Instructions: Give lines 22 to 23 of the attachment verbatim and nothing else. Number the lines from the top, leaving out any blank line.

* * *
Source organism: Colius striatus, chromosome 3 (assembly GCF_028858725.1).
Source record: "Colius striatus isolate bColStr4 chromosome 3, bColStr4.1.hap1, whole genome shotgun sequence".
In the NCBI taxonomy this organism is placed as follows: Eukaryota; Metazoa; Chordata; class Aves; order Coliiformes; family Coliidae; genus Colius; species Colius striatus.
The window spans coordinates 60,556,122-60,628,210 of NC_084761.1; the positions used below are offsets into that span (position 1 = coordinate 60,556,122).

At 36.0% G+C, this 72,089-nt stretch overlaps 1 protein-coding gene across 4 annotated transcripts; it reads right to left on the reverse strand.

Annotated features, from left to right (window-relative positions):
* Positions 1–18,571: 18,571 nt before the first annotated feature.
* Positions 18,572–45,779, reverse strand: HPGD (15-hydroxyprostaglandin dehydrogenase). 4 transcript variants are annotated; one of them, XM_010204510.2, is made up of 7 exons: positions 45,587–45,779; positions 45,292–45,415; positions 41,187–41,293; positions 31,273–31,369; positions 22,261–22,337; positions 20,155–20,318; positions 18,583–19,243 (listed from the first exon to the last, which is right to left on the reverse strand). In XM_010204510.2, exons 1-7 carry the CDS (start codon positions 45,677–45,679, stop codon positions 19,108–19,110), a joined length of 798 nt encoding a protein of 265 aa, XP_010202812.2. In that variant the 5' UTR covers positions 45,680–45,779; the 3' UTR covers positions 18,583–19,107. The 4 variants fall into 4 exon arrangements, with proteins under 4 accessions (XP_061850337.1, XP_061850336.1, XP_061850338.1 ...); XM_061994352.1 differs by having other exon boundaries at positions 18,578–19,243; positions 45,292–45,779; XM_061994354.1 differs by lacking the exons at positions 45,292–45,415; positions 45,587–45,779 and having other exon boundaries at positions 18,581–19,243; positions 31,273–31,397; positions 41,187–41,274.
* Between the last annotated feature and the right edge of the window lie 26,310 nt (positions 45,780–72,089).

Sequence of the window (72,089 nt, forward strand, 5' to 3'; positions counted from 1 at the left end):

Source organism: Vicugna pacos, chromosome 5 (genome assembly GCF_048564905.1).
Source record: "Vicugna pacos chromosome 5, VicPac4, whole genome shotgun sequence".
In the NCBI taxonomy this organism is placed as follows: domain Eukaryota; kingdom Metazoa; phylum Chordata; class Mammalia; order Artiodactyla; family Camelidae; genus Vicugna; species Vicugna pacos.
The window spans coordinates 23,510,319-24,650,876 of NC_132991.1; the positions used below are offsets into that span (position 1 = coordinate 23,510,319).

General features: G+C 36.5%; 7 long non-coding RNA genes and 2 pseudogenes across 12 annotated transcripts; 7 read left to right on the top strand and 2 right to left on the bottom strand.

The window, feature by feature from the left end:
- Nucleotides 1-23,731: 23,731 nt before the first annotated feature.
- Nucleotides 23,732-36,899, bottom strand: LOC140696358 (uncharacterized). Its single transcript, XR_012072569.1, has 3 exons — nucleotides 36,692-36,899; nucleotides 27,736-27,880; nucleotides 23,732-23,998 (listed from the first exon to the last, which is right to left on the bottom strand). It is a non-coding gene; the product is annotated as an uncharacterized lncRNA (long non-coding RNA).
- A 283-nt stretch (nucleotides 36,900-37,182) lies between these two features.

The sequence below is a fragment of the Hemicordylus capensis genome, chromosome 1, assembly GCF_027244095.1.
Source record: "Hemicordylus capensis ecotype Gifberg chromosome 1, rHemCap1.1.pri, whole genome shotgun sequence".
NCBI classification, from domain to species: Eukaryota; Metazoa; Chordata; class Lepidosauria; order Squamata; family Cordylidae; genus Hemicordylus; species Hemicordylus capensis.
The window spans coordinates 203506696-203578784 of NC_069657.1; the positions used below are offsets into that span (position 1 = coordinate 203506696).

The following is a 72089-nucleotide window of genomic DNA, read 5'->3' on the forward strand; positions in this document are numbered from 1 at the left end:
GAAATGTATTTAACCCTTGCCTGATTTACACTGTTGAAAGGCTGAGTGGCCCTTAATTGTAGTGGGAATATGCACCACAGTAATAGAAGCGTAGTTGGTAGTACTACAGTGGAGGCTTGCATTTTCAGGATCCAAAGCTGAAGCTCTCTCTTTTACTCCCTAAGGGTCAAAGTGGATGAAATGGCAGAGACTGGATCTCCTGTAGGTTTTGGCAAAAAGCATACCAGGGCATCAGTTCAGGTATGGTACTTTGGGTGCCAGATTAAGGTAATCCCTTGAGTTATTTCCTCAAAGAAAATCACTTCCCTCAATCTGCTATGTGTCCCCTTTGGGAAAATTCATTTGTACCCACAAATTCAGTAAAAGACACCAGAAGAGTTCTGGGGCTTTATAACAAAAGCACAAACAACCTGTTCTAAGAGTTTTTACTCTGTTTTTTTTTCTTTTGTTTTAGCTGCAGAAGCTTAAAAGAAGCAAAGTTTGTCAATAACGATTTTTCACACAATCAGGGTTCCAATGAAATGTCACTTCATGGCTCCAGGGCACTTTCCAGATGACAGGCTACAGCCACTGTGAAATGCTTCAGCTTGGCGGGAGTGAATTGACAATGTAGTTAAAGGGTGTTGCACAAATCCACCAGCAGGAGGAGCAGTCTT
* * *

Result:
NCBI classification, from domain to species: Eukaryota; Metazoa; Chordata; class Lepidosauria; order Squamata; family Cordylidae; genus Hemicordylus; species Hemicordylus capensis.
The window spans coordinates 203506696-203578784 of NC_069657.1; the positions used below are offsets into that span (position 1 = coordinate 203506696).